Notes:

I think every time I’ve made this I’ve come away thinking it could be better.  20 minutes + 25 minutes brings the internal temperature closer to 205F than 190F. In the future I’ll likely check the temperature at about the 20 + 15 minute mark. I also think the challah would benefit from a little more salt than the recipe calls out, perhaps even just an extra 1/2 tsp to take the total to 2 tsp (not including the salt in the eggs.)

We had a little bit of extra dough at the end of one of the braids. We were going to visit a 6-year old on Thanksgiving, so:

191201 turkey

In reality the “body” is about 4 inches across. It has an “eye” of sesame seeds and a piece of black sea salt. The “turkey” went into the oven with the challah and was pulled at the 25 minute mark.

The kid seemed to dig it.

 

2019 Container Garden Recap

It never really got hot in 2019. The garden responded by not providing much.

By Year:

Year Yield, Pounds
2013 228.0
2014 269.4
2015 282.5
2016 194.3
2017 238.6
2018 195.5
2019 134.1
Average 220.4

The totals above are for 11 containers, so 20-25 pounds of produce per box is pretty normal. (“Normal” is around 30 pounds of tomatoes per box, 10 pounds of peppers, and 25 pounds of tomatillos.)

We don’t count the basil, which is good because this is the first year that it failed. As a guess it was either nematodes or something else in the soil, but the cool summer didn’t do it any favors either.

The Totals:

(Plant list here.)

Marketmore 76 Cucumber (1 box, 4 plants):  17.8 pounds

Carmen Pepper (2 boxes, 12 plants):  14.1 pounds

Jimmy Nardello Pepper (1/2 box, 3 plants):  1.0 pounds

Anaheim Pepper (1/2 box, 3 plants):  1.1 pounds

Tomatillo (1 box, 2 plants):  8.2 pounds

Sun Gold Tomato (1/2 box, 1 plant):  9.7 pounds

Old German Tomato (1/2 box, 1 plant):  0.5 pounds

Oregon Cherry Tomato (1/2 box, 1 plant):  6.9 pounds

Taxi Tomato (1/2 box, 1 plant):  23.0 pounds

Black Krim Tomato (1 box, 2 plants):  13.8 pounds

Oregon Spring Tomato (1 box, 2 plants):  18.4 pounds

Roma Tomato (1 box, 2 plants):  13.4 pounds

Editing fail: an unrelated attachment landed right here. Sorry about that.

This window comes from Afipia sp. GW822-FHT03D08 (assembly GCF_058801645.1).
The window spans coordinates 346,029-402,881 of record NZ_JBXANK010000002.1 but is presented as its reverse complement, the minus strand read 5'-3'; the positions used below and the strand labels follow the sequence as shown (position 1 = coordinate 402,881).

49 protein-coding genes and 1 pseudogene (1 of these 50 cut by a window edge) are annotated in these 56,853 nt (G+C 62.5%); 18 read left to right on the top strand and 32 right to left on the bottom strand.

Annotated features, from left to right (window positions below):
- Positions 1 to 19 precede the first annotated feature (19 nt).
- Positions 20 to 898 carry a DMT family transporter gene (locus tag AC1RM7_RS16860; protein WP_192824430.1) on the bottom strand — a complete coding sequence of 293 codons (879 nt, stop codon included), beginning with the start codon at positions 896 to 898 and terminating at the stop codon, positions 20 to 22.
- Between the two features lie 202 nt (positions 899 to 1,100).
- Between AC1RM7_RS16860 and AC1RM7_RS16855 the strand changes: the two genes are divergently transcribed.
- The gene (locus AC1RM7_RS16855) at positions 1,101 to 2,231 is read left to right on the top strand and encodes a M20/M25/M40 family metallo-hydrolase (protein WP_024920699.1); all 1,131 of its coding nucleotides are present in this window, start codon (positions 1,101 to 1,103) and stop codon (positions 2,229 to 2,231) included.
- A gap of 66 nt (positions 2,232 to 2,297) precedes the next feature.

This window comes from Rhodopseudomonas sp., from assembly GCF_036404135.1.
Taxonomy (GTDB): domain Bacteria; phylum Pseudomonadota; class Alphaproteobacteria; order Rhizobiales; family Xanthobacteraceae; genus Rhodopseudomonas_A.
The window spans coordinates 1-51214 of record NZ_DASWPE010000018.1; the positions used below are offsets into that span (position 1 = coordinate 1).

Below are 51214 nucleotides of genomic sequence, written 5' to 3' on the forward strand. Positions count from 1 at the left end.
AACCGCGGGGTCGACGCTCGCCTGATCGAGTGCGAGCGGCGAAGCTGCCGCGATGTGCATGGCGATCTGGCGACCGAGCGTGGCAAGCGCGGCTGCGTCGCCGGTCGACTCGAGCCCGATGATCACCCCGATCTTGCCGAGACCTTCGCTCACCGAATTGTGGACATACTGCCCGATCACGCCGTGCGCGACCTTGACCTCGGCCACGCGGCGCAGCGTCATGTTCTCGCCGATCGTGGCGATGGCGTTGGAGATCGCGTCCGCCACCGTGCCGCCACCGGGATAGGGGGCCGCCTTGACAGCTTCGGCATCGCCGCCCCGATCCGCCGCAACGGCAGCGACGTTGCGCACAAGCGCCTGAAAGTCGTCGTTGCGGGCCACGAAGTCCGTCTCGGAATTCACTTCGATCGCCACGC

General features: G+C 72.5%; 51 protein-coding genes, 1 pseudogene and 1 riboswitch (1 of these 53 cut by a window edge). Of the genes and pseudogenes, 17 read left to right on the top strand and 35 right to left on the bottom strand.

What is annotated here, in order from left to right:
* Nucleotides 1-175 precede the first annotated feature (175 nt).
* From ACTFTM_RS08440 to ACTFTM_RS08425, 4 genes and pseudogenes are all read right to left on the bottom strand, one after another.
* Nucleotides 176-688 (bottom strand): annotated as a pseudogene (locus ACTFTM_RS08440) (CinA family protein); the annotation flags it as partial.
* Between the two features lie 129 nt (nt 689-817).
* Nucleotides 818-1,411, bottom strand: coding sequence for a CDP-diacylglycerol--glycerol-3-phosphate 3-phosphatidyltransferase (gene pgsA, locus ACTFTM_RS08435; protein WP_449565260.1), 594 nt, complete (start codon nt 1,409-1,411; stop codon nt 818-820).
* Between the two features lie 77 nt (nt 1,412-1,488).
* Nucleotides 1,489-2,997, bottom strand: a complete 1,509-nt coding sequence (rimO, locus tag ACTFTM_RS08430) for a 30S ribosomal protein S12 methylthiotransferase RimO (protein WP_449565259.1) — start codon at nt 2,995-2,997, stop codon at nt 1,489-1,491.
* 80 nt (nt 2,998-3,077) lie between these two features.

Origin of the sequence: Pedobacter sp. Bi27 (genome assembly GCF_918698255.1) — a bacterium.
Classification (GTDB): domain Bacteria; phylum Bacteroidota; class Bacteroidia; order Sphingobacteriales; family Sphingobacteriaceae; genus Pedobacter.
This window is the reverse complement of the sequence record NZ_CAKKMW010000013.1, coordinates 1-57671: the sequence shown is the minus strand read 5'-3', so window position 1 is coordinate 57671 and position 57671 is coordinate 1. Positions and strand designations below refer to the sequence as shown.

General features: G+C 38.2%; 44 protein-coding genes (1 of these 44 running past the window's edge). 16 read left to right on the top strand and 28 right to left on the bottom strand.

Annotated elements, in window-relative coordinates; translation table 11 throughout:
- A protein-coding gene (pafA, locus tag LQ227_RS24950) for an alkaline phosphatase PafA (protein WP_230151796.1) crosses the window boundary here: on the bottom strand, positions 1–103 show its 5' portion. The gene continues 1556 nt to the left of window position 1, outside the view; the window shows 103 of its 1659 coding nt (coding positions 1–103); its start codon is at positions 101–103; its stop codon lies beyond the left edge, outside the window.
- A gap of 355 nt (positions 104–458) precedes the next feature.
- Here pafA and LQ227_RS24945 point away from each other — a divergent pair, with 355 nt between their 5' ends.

Tromboncino Zucchini (1 box, 2 plants):  6.0 pounds

 

The yield was low but the few fruits on the tomatoes were larger than usual. Just a very strange year all around.

On the bright side, the Fortex beans did great. Two boxes on one trellis produced way more than we could consume as the summer went along, so quite a bit wound up in the freezer. One of the bean boxes might be better served housing garlic or another allium.

Maybe next year we’ll grow cucumbers, determinate tomatoes like Oregon Spring and Roma, and the indeterminate Black Krim tomatoes. And lots of onions and garlic.

 

Rick Bayless’ Tomato Carpaccio Salad And A Pulled Pork Cuban Sandwich “Stromboli”

Setting the site record for longest post title by far..

The tomato and tomatillo plants are heavy with fruit right now so it’s time for Rick Bayless’ Tomato Carpaccio Salad:

190908 tomato carpaccio salad

We last posted the salad recipe in 2014.  The 2019 version featured Black Krim and Taxi tomatoes as the base. The pictured tomatillo salad topping included Oregon Cherry and Sun Gold tomatoes as well as avacado and red onion.

The salad was fairly filling for three adults, but we had some frozen pulled pork to use up as well as some “empty” jars of mustard. I really dislike that bit of waste, so I rinsed out the mustard jars in a little bit of water and used that as a base to reheat the pulled pork. We then moved the thawed pork to a mixing bowl and added shredded cheese and mustard-pickle relish.

The pork mixture was originally intended to become Cuban Sandwich Style Pulled Pork Pigs In A Blanket, but there was too much filling for that so it became a Cuban Sandwich Style Pulled Pork Stromboli:

190908 cuban pulled pork stromboli

Served with more of the mustard-pickle relish on the side. Super tasty.

The dough was basically a simple pizza dough — 400g AP flour, 240g water (60%), 10g salt (2.5%), 1 tsp yeast. Roll out the dough into a rectangle about 10″ x 8″. Arrange the filling in a row down the center of the long axis and fold the dough over the filling, overlapping slightly. Press to seal the seam. Place the stromboli on a parchment or Silpat-lined sheet tray seam side down. Slice a few cuts into the top so that steam can escape — I placed cuts about every 2 inches which then became the portion sizes after it came out of the oven. Bake at 425F for 30 minutes.